“I just feel like it was unfair and a dangerous end to the race,” Ericsson told NBC Sports’ Kevin Lee. “I don’t think there was enough laps to do what we did. We’ve never done a restart out of the pits, and we don’t get the tires up to temperature.

“I think we did everything right today. I’m very proud of the No. 8 crew. I think I did everything right behind the wheel. I did an awesome last restart. I think I caught Josef completely off guard and got the gap and kept the lead. But I just couldn’t hold it on the (backstretch). I was flat but couldn’t hold it. I’m proud of us.

“Congratulations to Josef, he did everything right as well. He’s a worthy champion, I’m just very disappointed with the way that ended. I don’t think that was fair.”

There also were a lot of emotions for Ferrucci, who was tearing up as he exited his No. 14 Dallara-Chevy. In the past eight weeks, the team has weathered the deaths of A.J. Foyt’s wife and longtime publicist Anne Fornoro’s husband.

“It’s just tough,” Ferrucci told NBC Sports’ Dave Burns. “We were there all day. All day. I’m just so proud of our AJ Foyt Racing team. We had a few people riding on board with us. This one stings, it’s bittersweet. I’m happy for third and the team. I’m happy for Josef and all of Team Penske.

“I was trying not to tear up getting into the race car before we started the race. Different emotions. It was different. I think coming to the end, the last few restarts. I think IndyCar did the right decision with what they have done. a green-flag finish for the fans. Wish we had a couple more laps to finish that off.”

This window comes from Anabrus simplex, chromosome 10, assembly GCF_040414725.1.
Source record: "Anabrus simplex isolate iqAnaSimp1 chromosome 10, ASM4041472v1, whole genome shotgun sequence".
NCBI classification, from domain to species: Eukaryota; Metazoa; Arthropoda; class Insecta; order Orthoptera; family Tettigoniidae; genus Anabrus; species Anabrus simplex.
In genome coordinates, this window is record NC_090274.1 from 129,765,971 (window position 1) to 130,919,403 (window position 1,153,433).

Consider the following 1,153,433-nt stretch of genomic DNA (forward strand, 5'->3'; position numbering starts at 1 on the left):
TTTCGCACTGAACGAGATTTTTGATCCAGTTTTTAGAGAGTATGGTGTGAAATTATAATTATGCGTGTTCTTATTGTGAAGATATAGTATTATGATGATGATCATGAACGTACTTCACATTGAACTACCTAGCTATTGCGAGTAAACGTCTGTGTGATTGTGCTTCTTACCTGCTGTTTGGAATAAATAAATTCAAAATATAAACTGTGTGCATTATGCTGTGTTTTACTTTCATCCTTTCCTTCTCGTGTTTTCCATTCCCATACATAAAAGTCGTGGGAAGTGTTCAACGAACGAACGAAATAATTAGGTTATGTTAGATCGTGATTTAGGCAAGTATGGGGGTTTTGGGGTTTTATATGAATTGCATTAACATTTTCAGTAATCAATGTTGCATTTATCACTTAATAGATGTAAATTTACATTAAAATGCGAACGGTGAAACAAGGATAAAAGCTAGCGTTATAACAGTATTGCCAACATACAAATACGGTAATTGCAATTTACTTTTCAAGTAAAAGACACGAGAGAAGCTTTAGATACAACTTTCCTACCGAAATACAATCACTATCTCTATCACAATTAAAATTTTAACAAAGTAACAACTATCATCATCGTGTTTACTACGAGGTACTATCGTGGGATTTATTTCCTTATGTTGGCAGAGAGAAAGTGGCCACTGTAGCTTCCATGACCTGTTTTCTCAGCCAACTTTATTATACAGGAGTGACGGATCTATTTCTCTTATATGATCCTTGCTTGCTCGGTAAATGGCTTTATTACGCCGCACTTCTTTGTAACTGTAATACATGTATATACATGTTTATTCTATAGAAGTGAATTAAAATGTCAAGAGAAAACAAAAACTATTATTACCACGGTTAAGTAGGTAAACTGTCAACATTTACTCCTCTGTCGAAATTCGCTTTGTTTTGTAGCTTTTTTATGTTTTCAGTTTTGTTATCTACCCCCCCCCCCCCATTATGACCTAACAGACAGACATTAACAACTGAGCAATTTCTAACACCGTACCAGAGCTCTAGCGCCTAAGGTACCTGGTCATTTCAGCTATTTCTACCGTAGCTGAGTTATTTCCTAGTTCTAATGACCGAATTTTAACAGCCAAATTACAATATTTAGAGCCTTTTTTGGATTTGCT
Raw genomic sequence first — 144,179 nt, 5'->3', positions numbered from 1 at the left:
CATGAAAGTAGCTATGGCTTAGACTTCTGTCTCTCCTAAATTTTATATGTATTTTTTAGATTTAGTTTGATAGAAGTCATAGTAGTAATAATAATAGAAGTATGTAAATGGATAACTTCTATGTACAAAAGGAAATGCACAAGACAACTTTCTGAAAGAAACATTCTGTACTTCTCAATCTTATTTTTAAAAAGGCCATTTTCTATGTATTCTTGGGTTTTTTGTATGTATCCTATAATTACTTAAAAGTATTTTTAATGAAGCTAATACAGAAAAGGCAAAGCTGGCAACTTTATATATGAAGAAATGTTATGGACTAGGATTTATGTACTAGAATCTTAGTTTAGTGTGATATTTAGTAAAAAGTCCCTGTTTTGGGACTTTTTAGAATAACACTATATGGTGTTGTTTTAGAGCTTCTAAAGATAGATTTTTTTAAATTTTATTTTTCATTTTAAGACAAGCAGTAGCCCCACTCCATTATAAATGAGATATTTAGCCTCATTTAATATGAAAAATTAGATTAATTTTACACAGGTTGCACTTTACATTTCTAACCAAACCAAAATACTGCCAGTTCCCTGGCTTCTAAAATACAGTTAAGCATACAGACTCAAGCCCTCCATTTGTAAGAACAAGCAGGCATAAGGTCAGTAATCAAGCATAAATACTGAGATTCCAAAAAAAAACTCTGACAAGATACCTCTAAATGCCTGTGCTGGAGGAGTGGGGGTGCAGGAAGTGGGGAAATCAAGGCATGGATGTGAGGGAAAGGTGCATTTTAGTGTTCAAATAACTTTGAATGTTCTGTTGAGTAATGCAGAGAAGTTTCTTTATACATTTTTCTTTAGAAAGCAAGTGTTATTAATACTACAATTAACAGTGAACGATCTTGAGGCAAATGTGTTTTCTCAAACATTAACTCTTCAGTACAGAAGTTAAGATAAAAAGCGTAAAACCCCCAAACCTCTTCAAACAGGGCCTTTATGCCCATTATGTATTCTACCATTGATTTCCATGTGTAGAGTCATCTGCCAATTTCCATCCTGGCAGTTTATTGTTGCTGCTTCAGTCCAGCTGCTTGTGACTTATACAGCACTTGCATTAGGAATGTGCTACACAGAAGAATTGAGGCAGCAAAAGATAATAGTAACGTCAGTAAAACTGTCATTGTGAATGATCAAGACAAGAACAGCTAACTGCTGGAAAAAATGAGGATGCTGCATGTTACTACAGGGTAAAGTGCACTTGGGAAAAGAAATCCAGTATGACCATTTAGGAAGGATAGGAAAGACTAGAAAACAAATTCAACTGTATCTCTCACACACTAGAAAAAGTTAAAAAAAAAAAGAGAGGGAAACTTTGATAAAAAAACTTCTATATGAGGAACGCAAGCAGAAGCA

Pole-sitter Alex Palou rebounded to finish fourth after a collision in the pits near the midpoint. Alexander Rossi took fifth.

The race was stopped three times for 37 minutes for three crashes, including a terrifying wreck involving Felix Rosenqvist and Kyle Kirkwood that sent a tire over the Turn 2 catchfence.

It had been relatively clean with only two yellow flags until the final 50 miles.

After spending the first half of the race trading the lead, pole-sitter Alex Palou and Rinus VeeKay (who started second) collided while exiting the pits under yellow on Lap 94.

Leaving the pits after leading 24 laps, VeeKay lost control under acceleration. He looped his No. 21 Dallara-Chevy into the No. 10 Dallara-Honda of Palou that already had left the first pit stall after completing its stop,

Palou, who had led 36 laps. stayed on the lead lap despite multiple stops to replace the front wing but restarted in 28th.

“What an absolute legend trying to win it,” Palou sarcastically radioed his team about VeeKay, who received a drive-through penalty for the contact when the race returned to green.

The incident happened after the first yellow flag on Lap 92 after Sting Ray Robb slapped the outside wall in Turn 1 after battling with Graham Rahal.

Robb put the blame on Rahal in an interview with NBC Sports’ Dillon Welch.

“I think I just need to pay more attention to the stereotypes of the series,” Robb said. “Pay attention to who I’m racing, and that was just way too aggressive of a move I thought. But yeah, I guess we’re in the wall and not much further to say.”

An already miserable May for Rahal Letterman Lanigan Racing continued before the race even started.

Rahal, who failed to qualify but started his 16th consecutive Indy 500 in place of the injured Stefan Wilson, was unable to start his No. 24 for Dreyer & Reinbold/Cusick Motorsports.

After two aborted attempts at firing the car’s Chevrolet engine, team members pushed Rahal behind the pit wall and swapped out a dead battery. Rahal finally joined the field on the third lap, but he wouldn’t finish last.

RLL teammate Katherine Legge, who had been involved in the Monday practice crash that fractured Wilson’s back, struggled with the handling on her No. 44 Dallara-Honda and nearly spun while exiting the pits after her first stop on Lap 35.

Legge exited her car about 30 laps later as her team began working to fix a steering problem.